Following the news of a pay freeze for police officers in November 2020, PFEW launched a national campaign on behalf of members with the aim to reset police-Government relations and fight for a fairer pay system that acknowledges the tremendous efforts of police officers who risk their lives every day to keep our communities safe and considers the extra pressure of increased inflation on living costs.
Our members have suffered a 20 per cent real-terms cut in their pay since 2010. This figure is set to increase further with costs of living set to rise substantially and inflation at the highest level this decade.
The current pay mechanism is overseen by the Police Remuneration Review Body (PRRB) established to conduct an independent ‘evidence-based approach’ to determine police officer pay. However, the PRRB itself is limited to considering matters directly requested by Government, inhibiting the independence of the body and making the process ineffective and unfair.
Aims and objectives
PFEW’s fair pay campaign calls for an alternative to the unjust police pay review mechanism that has impacted officers for years and been the source of disputes with successive governments.
PFEW has gathered compelling data from members via various surveys throughout the last year to demonstrate the need for the Government to pay officers fairly.
It is our ambition that our campaign will result in an independently fair pay mechanism for police officer pay and conditions that officers and staff associations have confidence in.
The Federation withdraws from the Police Remuneration Review Body (PRRB) after recommendations were again disregarded by the Government, seeing officers with no uplift in pay despite the efforts and challenges faced during the Covid-19 pandemic.
The Federation and colleagues from across England and Wales hand-delivers a letter to the Prime Minister and Chancellor setting out our withdrawal based on the zero per cent pay award for police officers, disregarding their personal efforts and sacrifices during the pandemic.
PFEW trialled a number of hashtags to support the impact of the pay campaign. The top two impactful hashtags with the wider public and members were:
#PayOurPolice and #PoliceUnderPressure
PFEW HQ led a myth-busting campaign around the current pay and conditions for police officers and ran multiple op-eds in national newspapers to raise awareness of the campaign.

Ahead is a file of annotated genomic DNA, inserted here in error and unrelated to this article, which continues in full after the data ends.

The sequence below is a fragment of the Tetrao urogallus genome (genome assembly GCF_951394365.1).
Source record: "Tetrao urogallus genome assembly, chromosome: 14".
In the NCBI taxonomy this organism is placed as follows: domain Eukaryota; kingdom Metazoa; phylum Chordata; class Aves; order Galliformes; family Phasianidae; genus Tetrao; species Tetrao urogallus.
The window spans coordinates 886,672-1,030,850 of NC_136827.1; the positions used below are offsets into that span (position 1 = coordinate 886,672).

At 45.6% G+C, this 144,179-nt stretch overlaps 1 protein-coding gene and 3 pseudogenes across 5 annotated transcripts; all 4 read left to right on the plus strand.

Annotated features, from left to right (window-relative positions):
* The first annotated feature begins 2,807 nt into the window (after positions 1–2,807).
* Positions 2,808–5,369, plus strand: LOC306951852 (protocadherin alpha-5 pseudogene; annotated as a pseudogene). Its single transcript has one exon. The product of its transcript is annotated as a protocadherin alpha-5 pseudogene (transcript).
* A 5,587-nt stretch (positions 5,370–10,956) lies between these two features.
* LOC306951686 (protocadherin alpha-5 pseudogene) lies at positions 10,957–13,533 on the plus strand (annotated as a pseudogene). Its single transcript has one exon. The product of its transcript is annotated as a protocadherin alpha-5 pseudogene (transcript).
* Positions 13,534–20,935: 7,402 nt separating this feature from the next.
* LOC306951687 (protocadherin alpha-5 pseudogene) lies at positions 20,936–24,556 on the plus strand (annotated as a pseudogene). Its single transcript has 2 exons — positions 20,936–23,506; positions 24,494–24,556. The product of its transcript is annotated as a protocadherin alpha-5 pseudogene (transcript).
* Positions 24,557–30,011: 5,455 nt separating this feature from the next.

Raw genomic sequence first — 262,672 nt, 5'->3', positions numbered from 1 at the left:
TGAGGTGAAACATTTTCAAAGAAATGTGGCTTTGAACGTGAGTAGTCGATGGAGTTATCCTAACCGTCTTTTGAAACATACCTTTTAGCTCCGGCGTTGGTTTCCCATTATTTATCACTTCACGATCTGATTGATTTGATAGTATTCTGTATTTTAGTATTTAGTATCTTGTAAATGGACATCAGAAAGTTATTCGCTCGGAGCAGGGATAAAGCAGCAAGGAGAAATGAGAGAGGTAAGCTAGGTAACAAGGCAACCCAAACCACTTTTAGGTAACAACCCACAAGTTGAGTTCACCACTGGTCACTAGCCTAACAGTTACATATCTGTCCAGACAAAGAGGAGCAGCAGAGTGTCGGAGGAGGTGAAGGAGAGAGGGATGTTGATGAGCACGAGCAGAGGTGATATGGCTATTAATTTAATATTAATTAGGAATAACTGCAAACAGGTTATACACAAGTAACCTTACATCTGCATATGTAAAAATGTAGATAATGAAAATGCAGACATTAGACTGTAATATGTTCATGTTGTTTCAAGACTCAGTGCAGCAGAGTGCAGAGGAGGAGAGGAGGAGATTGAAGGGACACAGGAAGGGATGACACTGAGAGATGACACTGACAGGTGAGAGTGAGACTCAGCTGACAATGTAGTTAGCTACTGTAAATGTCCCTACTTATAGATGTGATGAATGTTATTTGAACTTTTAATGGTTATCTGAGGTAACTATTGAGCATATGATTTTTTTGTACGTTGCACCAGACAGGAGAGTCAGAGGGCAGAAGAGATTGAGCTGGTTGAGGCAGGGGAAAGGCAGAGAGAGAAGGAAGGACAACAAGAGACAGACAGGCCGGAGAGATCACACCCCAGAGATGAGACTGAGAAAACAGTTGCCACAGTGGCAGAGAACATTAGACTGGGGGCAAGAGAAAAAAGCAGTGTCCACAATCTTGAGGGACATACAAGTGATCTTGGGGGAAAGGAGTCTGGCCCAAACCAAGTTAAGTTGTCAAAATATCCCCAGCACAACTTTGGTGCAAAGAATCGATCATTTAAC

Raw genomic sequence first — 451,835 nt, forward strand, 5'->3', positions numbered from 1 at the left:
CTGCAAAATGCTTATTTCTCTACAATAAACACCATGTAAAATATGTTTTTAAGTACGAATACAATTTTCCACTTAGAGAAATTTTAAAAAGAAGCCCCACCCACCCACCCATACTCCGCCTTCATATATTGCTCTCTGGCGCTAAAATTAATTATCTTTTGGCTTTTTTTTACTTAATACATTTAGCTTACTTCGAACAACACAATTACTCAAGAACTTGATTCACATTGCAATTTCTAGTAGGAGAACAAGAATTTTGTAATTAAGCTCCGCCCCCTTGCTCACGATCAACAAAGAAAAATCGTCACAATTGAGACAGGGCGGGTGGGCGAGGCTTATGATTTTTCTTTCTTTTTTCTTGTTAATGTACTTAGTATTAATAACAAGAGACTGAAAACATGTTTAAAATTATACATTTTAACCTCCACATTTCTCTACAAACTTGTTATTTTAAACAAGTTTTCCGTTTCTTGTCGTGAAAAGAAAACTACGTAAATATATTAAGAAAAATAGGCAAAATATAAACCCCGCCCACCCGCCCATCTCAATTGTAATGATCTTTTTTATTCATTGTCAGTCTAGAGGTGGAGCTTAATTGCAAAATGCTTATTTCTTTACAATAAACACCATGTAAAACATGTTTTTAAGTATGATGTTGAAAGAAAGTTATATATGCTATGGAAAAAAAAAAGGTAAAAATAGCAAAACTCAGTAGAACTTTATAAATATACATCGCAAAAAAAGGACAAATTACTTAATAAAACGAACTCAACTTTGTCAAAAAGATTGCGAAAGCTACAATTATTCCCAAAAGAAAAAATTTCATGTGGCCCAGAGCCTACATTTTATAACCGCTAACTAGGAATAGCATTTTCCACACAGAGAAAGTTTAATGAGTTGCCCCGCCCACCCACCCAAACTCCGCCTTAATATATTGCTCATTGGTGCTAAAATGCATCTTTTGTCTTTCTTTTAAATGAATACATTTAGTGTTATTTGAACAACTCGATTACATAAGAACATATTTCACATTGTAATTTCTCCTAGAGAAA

PFEW coordinated public polling through a specialist research team, we found that support for the police is high among both Labour Switchers and those in minority seats, additionally, there is support for police pay rises; with four in five supporting a pay increase at the next opportunity. Around three-quarters of respondents thought it is the responsibility of government to ensure police are paid fairly.
You can read the results of the public polling here.
The Police Federation of England and Wales (PFEW), the Superintendents’ Association (PSA) and the Chief Police Officers' Staff Association (CPOSA) discuss the legal options available to the staff associations.
PFEW ran our Pay and Morale campaign to gather data on the current conditions faced by police officers.
Pay and Morale Survey reveals:
A Judicial Review is filed after a letter before action is sent putting the Government on notice that court proceedings could be brought forward
PFEW launched a member pay poll to gather further evidence so we can continue lobbying the Government for a fair pay increase.
Overall 57,451 officers responded revealing:
PFEW successfully held its largest parliamentary engagement event in recent years, speaking directly to more than 50 MPs to rally support for its core campaigns.
At the House of Commons, national and local Federation reps conversed with MPs, Lords, and police and crime commissioners, including Shadow Home Secretary Yvette Cooper, Tom Pursglove MP, Minister of State at the Department for Work and Pensions, Louie French MP, our parliamentary sponsor, former Home Secretary Priti Patel and former Policing Minister Kit Malthouse.
Productive discussions were held focussing on the pressures faced by police officers, lack of investment and the need for fair pay, conditions and recognition.